In February 2017, the Italian government defused a heated confrontation with the representatives of licensed taxi drivers. They were asking for protection against forms of allegedly unfair competition, such as the platform Uber. The solution has been found when the government promised to put forward a thorough re-organization of the sector, accompanied with a strict regulatory framework. Surely, more regulation and barriers to entry may be welcome by incumbents, i.e. taxi drivers already possessing a license, but they cannot bring efficiency and prosperity to a sector that already charges among the highest fares in Europe. Uber, however, cannot be the solution. Uber relies on monopsonistic power that allows it to face low costs (i.e. the remuneration of taxi drivers) and requires monopolistic rents to survive. Only competition and liberalisation will provide sustainable innovation and lower prices for customers.
At the end of February, the Italian taxi customers witnessed a confrontation between licensed taxi drivers and the government that culminated in a national strike. The argument was centred on the intention of the government to postpone until December 2017 a law introduced in 2008 that would impose additional regulation in the sector of public transportation. If implemented, the law would require unlicensed hired taxis to be parked only in company garages. In addition, customers would have to book a ride only personally at the garage. By prohibiting the use of telephone bookings or any other form of technology, the law would effectively foreclose the Italian market to taxi companies such as Uber.
The confrontation between licensed taxi drivers and the government did not last long. The two parts found an agreement on the promise that the government would issue two executive decrees: one on the organisation of the transportation sector and another on the introduction of a strict regulatory framework.
While the end of the strike has been welcomed by some as a successful solution to a complicated problem, the deal actually highlighted the inability of Mr Delrio, Minister of Infrastructures and Transport, to show real commitment to competition. The taxi industry currently presents very high barriers to entry. Not surprisingly, due to the lack of competition, prices are high. For example, the cost of taxi in Rome is 41% higher than in London.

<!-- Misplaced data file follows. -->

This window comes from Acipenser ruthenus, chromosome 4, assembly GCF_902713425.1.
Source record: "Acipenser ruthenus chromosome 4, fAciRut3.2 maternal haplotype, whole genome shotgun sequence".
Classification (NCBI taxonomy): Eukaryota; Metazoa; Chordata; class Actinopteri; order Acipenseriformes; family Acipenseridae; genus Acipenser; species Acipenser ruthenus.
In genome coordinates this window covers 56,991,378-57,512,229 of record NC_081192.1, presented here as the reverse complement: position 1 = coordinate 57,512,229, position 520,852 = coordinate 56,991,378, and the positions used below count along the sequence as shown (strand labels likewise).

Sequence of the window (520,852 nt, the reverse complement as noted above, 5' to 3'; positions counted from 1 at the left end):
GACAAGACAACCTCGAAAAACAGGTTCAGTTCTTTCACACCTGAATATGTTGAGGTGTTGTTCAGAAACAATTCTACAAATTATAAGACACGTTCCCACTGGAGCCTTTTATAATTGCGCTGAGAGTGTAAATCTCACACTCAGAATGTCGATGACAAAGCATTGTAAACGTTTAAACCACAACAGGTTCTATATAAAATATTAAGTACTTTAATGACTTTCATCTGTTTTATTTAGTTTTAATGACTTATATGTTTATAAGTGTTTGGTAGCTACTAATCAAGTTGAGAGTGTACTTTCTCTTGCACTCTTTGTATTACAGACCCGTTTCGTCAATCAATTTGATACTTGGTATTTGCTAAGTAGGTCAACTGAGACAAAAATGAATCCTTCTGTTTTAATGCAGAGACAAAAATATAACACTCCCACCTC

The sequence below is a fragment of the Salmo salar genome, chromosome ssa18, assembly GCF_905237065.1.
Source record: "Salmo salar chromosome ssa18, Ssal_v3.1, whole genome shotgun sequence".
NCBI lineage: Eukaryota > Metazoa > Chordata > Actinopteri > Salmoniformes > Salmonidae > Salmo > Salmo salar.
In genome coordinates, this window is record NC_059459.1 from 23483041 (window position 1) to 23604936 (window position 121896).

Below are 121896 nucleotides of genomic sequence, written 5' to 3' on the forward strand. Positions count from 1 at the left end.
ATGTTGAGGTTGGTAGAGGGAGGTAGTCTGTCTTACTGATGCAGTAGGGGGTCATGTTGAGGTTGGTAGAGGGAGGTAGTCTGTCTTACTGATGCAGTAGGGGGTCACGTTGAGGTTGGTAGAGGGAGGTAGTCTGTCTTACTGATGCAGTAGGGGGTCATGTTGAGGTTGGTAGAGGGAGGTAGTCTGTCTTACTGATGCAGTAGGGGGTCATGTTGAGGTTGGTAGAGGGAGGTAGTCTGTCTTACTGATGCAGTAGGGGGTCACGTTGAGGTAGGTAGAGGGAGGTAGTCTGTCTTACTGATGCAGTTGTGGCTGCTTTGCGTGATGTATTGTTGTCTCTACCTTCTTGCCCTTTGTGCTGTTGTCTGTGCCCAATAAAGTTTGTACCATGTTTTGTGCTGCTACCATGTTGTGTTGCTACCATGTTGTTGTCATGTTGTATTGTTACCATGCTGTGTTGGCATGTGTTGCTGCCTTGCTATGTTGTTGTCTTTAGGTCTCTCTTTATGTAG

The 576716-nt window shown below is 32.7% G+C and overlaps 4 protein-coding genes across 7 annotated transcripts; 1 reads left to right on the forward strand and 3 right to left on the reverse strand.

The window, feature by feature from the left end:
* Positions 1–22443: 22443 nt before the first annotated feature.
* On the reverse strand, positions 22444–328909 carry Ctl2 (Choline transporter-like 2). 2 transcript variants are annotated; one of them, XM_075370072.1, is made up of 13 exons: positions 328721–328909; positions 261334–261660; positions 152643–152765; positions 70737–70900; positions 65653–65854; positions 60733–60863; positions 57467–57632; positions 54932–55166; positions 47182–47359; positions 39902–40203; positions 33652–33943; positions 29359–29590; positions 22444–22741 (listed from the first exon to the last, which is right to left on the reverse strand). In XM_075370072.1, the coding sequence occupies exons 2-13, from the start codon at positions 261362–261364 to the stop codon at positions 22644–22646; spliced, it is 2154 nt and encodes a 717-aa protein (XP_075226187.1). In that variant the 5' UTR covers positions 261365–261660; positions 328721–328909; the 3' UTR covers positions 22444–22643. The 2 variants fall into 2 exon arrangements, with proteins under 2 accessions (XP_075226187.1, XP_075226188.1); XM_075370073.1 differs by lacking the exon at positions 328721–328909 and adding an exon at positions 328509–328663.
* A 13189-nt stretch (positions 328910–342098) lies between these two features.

Many have seen the attempt of Uber to enter the Italian market as an opportunity for effective competition and technological innovation. Uber allows customers to book and pay for a hired taxi wherever and whenever they want, downloading and using a simple app on their smartphones. Moreover, Uber does not own the vehicles and does not employ drivers. It only provides a platform to connect demand and supply.
Can Uber be the solution?
We have already highlighted that the business model based on the sharing economy can increase the efficiency of a sector. The idea is that sharing unused resources can increase efficiency and wealth.
Notice, however, that, given its organization and business model, Uber makes it easier to book a taxi, but it is not actually providing any additional service to customers. In other words, customers get a standard taxi ride. It follows that the profitability of Uber is rather limited. Actually, in the last seven years Uber has made losses for 4 billion dollars.
Leaving aside issues related to quality standards and the recent calls to Uber to change (or acknowledge) the status of drivers from freelancers to employees, the sustainability of its business model employed is rather questionable. To survive and possibly prosper, Uber requires monopoly and monopsony power, i.e. the ability to earn significant margins while containing the costs of employing new drivers. It follows that the business model proposed by Uber, as it stands, hardly can be the solution to the lack of competition in the Italian transportation sector.
The way forward
The way forward cannot be Uber. It is competition and deregulation. Regulating the market in line with a 2008 law that clearly intended to protect the rights of incumbent taxi drivers is disappointing and clearly harmful to consumers.
All entry barriers must be removed, starting with the license system. Any form of technological innovation should be welcome, rather than prohibited. If the government had the courage to seriously liberalise the market, new competitors would enter the sector, bring new services and technologies (like Uber). This way customers will experience a reduction in prices and, possibly though technological innovation, a better service.
In other words, the public transportation sector is only one of the many industries in Italy that require the introduction of drastic forms of privatization and liberalization. About a year ago, an OCSE study estimated that an increase in competition in important industries would increase Italian GDP 2.6% in 5 years.
After the confrontation with taxi drivers in February, the government favours a soft injection of competition. This is disappointing, discouraging and misleading. It appears clear that the current Italian government is more interested in self preservation and avoiding conflict internally and externally, rather than taking action to improve the economic outlook for the country.